Jimmy Eat World – Integrity Blues

When it comes to alternative rock music, there are bands that are absolutely quintessential to the genre. These bands dominated the airwaves in the late 90’s and early 2000’s and helped pave the way on what alt rock should sound like. Even though lately many of them have not been as popular as they once were, there are a select few who prove they are not out of the game, like Jimmy Eat World.

Jimmy Eat World formed in 1993 in Mesa, Arizona. They had released two albums in the 90’s but didn’t see commercial success until the release of their 2001 album Bleed American. Many notable singles were bred from that album, from the title track to “Sweetness”, but nothing compared to “The Middle.” From there on out, Jimmy Eat World was one of the staple bands of the emo/pop punk scene. They stayed in the limelight for their next two albums Futures and Chase This Light, however, they started to drop off the music scene with Inverted and Damaged. After touring got done for Damaged, the band decided to take a year off for a much needed break.

Integrity Blues is a nice welcome back for Jimmy Eat World after their hiatus. They came back with new ideas and a new approach on how they would develop their songs. The whole theme of this album revolves around acceptance of life and the changes it brings with it. “Pretty Grids” and “Get Right” call upon all the rock lovers with their heavy guitar breakdowns and profound bass lines while “You With Me” and “It Matters” show their capability to embrace a softer side as singer Jim Adkins calmly serenades the listener.

“Sure and Certain” was the first song I heard that notified me that they were making a new album. I remember the first time I heard it I was extremely overjoyed. It was as if the band never took a break to begin with. The opening lively guitar strums combined with the anthem-like drum beats was enough to ensure me that Jimmy Eat World had returned.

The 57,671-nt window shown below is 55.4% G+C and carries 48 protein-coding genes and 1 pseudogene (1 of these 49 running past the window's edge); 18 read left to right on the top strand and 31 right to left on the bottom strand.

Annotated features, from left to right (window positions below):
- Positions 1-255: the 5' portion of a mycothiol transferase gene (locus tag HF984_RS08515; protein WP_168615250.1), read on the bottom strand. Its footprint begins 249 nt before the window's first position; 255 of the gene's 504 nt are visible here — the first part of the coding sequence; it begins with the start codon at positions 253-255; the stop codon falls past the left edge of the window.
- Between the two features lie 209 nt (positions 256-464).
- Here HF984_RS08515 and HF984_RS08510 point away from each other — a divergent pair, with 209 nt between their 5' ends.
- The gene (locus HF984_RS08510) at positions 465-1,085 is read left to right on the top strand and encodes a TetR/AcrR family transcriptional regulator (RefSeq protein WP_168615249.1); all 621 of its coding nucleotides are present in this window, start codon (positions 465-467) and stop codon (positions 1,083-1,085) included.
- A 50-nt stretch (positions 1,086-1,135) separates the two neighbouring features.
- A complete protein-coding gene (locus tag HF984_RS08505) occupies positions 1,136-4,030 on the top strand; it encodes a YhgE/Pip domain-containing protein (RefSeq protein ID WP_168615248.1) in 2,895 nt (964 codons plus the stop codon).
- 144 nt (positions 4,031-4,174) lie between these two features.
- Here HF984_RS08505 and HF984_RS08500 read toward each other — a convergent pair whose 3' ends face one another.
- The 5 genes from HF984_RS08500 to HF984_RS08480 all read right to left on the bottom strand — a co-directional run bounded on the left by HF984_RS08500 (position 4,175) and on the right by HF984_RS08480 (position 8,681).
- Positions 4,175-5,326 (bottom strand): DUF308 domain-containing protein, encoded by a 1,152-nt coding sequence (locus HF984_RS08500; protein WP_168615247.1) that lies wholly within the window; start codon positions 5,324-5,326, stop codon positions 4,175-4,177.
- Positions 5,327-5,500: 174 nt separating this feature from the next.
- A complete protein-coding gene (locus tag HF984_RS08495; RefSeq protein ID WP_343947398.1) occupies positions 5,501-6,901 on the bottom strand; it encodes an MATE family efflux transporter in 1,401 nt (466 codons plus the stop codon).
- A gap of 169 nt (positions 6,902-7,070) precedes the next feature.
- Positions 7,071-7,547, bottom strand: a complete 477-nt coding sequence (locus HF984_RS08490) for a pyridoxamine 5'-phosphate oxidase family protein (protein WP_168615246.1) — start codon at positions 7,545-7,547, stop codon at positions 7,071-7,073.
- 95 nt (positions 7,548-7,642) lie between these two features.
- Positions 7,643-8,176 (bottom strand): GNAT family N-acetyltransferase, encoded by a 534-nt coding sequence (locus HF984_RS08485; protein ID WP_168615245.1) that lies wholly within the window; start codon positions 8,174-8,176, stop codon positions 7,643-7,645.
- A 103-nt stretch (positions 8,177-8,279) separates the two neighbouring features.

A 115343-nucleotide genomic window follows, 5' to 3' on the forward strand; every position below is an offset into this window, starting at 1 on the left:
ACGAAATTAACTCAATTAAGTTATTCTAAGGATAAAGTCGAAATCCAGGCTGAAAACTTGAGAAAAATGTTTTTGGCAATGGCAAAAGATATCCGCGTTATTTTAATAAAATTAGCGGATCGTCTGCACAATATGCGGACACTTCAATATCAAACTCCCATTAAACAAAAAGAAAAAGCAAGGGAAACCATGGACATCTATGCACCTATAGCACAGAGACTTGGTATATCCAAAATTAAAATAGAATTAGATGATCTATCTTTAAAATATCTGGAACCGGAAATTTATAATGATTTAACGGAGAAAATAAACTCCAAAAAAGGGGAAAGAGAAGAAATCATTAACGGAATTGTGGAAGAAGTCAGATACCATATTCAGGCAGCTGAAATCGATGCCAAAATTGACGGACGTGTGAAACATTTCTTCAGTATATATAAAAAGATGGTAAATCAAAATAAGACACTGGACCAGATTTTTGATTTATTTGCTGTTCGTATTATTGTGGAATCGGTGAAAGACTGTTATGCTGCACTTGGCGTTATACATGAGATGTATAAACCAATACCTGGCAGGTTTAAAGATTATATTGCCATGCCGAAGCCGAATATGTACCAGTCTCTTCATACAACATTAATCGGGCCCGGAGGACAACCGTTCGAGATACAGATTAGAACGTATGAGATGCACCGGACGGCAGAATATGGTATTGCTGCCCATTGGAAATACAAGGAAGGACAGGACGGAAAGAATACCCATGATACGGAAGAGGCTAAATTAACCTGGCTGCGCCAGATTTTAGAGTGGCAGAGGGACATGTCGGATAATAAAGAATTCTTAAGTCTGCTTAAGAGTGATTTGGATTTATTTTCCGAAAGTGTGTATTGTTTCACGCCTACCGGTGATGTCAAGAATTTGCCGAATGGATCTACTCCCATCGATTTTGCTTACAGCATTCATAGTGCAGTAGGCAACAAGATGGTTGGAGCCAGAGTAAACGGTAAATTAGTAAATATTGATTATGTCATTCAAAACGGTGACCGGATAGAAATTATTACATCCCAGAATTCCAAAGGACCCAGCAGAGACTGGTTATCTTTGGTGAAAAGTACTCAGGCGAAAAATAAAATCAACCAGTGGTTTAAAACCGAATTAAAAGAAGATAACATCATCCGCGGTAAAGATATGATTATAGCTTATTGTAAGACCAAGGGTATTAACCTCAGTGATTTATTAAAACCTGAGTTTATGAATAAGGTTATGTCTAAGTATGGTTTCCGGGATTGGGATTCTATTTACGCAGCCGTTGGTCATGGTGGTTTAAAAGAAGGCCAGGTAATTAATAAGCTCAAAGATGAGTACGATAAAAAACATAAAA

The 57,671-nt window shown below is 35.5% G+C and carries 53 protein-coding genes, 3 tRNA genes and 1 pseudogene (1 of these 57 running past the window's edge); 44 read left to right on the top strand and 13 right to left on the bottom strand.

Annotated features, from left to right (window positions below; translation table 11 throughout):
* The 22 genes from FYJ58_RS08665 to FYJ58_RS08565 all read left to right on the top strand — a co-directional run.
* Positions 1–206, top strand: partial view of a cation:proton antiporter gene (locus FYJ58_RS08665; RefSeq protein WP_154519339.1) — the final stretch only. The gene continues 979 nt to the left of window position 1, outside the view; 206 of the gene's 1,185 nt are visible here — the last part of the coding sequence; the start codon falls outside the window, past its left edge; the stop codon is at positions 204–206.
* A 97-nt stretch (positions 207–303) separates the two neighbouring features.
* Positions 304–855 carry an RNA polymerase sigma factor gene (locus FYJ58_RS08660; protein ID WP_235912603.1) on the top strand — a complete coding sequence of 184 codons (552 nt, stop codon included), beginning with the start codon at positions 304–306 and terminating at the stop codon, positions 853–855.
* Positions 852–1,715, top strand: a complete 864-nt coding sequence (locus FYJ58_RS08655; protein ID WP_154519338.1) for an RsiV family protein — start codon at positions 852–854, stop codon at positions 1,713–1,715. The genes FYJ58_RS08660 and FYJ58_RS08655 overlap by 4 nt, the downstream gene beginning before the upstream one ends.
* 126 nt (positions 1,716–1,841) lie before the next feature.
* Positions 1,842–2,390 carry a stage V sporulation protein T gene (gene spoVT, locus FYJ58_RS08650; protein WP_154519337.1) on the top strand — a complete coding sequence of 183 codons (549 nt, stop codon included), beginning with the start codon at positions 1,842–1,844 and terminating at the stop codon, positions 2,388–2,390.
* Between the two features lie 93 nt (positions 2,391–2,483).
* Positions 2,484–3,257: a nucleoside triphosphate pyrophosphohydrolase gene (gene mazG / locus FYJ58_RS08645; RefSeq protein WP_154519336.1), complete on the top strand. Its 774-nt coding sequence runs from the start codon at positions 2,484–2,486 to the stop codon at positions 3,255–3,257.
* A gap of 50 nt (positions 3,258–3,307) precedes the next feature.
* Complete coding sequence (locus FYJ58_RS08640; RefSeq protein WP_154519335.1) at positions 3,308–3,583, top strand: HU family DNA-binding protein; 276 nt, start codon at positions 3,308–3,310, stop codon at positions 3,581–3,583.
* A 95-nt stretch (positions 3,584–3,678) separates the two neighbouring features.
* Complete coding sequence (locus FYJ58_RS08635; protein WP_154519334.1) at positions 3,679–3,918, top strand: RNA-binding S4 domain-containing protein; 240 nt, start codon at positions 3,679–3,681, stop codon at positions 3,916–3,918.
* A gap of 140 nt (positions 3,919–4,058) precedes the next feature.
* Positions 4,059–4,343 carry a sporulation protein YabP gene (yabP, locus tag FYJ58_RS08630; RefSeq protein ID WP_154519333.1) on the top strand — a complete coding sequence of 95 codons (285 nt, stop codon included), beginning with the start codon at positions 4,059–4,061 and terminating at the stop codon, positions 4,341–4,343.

While their past two albums were not highly successful, Integrity Blues reminds fans why they fell in love with Jimmy Eat World in the first place. It hits listeners with deep feelings of nostalgia. For me, the album transported me back to the days where I had Futures on repeat. The band was able to create an album that was consistent to how they sound without being repetitive. The long awaited album had finally come and it didn’t disappoint.

 

 

Green Day – Revolution Radio

It has a been a hot minute since we have heard anything from the Pop Punk staple Green Day. The ¡Uno! ¡Dos! ¡Tré! trilogy, the band last project was released in 2014 and was surprisingly forgettable for a Band that is know for creating life altering foot tapping Punk Jams. Since then the band has appeared to be in turmoil with the announcement of a break after their last tour. With the band’s Front-man Billie Joe Armstrong going to rehab for substance abuse some wondered it they would be calling it quits.Image result for green day However, they are back delivering an album that Armstrong says is about “the culture of mass shooting that happens in America mixed with narcissistic social media.”

The opening track Somewhere Now eases us into Armstrong troubled mind with the opening lyrics “I’m on way to somewhere Now/ I don’t want to be/ Where the future and promises/ Ain’t what it used to be.” Then the power chords kick in and unfortunately Green Day delivers a formulaic and uninspired pop punk performance. Every track delivers nothing new and lacks the punch of their earlier work while struggling to find the heart that has become their signature.

The title track Revolution Radio tackles Armstrong’s concerns about the  recently developed culture of mass shooting in America. He attacks the problem as angry protester unsure of the solution “Scream with your hands up in the sky/like you want tImage result for revolution radioo testify/For the life that’s been deleted/Sing like a rebel’s lullaby/Under the stars and stripes/For the lost souls that were cheated.” While this track is classic Green Day what it lacks is what the whole album lacks something new. There is not a lot of true substance, in its place are lyrics that barely could be considered criticism and the same chord progression we have heard Green Day use for years.